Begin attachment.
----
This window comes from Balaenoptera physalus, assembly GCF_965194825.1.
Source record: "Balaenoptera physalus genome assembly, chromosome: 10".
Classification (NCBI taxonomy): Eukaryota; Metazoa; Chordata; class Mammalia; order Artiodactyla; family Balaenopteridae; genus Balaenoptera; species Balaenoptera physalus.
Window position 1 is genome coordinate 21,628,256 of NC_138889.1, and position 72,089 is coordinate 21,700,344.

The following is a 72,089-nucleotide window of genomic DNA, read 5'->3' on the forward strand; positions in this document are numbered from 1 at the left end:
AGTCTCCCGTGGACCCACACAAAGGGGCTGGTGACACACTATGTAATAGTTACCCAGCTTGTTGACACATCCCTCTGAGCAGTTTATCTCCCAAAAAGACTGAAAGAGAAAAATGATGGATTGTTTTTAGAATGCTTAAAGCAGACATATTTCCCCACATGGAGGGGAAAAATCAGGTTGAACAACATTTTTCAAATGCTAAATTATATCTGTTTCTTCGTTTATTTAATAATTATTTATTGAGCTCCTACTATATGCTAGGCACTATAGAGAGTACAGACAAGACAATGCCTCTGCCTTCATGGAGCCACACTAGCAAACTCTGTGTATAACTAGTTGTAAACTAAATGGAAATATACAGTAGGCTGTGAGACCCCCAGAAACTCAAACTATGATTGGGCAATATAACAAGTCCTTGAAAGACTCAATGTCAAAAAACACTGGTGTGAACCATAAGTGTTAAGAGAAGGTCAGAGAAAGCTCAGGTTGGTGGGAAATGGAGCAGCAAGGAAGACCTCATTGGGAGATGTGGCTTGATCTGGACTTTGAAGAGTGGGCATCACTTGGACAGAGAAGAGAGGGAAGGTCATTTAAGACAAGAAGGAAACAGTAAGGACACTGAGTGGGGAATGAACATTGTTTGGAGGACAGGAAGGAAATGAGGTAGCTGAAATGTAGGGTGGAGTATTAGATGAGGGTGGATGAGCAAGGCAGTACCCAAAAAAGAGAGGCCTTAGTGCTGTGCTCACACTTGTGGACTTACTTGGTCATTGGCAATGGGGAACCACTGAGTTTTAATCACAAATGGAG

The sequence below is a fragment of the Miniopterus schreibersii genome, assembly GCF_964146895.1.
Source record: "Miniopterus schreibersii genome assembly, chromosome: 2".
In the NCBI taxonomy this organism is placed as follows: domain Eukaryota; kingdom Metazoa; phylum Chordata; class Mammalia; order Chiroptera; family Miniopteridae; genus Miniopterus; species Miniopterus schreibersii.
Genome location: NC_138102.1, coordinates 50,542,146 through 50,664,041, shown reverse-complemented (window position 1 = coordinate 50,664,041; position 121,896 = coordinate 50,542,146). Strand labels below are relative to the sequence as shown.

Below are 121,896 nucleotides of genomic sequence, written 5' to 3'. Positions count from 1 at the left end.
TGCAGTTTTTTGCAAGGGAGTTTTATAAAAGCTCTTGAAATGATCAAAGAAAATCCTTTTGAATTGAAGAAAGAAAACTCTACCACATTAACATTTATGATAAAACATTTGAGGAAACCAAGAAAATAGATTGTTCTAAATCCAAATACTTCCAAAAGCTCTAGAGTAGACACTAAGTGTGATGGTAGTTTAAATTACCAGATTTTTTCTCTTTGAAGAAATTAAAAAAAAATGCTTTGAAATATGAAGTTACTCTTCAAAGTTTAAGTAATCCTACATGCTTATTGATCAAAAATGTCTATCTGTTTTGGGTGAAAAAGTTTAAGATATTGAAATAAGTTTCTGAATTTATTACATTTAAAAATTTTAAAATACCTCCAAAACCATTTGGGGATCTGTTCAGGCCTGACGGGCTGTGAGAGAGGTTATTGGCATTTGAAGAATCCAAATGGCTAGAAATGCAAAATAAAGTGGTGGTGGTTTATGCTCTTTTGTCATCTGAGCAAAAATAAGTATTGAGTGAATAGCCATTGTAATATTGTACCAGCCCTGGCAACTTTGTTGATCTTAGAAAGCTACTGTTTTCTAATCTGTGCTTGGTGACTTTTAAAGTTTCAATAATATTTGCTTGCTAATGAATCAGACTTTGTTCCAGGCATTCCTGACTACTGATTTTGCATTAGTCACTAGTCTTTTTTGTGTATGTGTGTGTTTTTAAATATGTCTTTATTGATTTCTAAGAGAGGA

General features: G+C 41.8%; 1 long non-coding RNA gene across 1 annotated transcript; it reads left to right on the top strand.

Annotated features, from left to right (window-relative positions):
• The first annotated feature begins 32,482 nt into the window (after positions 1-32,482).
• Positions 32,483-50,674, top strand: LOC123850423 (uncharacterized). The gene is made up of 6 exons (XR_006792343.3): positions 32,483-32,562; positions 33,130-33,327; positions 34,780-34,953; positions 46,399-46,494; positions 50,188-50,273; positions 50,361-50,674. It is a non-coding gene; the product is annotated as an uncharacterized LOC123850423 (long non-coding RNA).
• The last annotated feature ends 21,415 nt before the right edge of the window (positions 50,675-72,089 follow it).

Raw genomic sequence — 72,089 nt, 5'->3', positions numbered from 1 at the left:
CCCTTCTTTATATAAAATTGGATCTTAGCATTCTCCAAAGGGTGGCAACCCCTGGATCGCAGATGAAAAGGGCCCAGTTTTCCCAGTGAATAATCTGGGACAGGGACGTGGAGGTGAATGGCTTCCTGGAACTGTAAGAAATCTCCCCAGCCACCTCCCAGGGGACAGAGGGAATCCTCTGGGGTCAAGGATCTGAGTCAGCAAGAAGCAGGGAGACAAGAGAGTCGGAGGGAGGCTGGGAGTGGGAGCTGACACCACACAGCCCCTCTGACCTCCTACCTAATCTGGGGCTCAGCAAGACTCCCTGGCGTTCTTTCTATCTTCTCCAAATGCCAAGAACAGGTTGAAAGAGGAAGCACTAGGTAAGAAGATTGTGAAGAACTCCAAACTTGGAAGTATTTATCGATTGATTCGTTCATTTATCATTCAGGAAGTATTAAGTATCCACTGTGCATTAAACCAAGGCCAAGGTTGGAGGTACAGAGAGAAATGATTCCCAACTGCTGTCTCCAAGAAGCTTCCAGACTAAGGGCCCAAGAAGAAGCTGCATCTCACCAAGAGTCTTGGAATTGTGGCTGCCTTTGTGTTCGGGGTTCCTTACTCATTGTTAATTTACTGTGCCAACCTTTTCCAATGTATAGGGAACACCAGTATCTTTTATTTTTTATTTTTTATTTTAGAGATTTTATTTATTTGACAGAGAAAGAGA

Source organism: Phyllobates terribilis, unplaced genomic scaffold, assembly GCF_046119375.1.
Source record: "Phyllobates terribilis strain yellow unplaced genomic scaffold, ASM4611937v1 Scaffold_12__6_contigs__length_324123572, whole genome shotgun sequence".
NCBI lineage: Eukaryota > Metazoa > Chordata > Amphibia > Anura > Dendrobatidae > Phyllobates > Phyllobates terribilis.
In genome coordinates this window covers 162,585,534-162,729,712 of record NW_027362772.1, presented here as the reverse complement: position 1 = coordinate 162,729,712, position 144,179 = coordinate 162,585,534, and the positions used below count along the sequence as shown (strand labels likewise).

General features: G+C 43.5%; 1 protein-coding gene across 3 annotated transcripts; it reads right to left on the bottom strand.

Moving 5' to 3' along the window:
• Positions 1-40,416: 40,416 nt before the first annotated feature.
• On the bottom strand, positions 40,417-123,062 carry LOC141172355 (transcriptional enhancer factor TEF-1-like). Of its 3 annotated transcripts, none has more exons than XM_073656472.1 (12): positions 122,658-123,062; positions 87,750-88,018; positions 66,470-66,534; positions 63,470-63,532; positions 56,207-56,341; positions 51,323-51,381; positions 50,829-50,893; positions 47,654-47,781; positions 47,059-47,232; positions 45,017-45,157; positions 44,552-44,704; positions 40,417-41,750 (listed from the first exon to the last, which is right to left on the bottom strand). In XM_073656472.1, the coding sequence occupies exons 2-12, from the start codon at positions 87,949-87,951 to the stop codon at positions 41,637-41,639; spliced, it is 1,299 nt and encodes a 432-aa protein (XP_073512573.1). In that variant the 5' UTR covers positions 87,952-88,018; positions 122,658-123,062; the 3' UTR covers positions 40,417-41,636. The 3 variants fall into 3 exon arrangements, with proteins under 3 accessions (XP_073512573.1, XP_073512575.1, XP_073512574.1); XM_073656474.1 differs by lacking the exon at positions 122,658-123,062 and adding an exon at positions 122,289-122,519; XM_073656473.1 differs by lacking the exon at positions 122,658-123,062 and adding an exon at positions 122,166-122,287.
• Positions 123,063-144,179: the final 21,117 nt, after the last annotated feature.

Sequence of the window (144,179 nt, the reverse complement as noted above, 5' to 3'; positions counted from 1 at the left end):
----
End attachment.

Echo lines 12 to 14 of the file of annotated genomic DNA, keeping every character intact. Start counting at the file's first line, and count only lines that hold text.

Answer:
TGCAGTTTTTTGCAAGGGAGTTTTATAAAAGCTCTTGAAATGATCAAAGAAAATCCTTTTGAATTGAAGAAAGAAAACTCTACCACATTAACATTTATGATAAAACATTTGAGGAAACCAAGAAAATAGATTGTTCTAAATCCAAATACTTCCAAAAGCTCTAGAGTAGACACTAAGTGTGATGGTAGTTTAAATTACCAGATTTTTTCTCTTTGAAGAAATTAAAAAAAAATGCTTTGAAATATGAAGTTACTCTTCAAAGTTTAAGTAATCCTACATGCTTATTGATCAAAAATGTCTATCTGTTTTGGGTGAAAAAGTTTAAGATATTGAAATAAGTTTCTGAATTTATTACATTTAAAAATTTTAAAATACCTCCAAAACCATTTGGGGATCTGTTCAGGCCTGACGGGCTGTGAGAGAGGTTATTGGCATTTGAAGAATCCAAATGGCTAGAAATGCAAAATAAAGTGGTGGTGGTTTATGCTCTTTTGTCATCTGAGCAAAAATAAGTATTGAGTGAATAGCCATTGTAATATTGTACCAGCCCTGGCAACTTTGTTGATCTTAGAAAGCTACTGTTTTCTAATCTGTGCTTGGTGACTTTTAAAGTTTCAATAATATTTGCTTGCTAATGAATCAGACTTTGTTCCAGGCATTCCTGACTACTGATTTTGCATTAGTCACTAGTCTTTTTTGTGTATGTGTGTGTTTTTAAATATGTCTTTATTGATTTCTAAGAGAGGA

General features: G+C 41.8%; 1 long non-coding RNA gene across 1 annotated transcript; it reads left to right on the top strand.

Annotated features, from left to right (window-relative positions):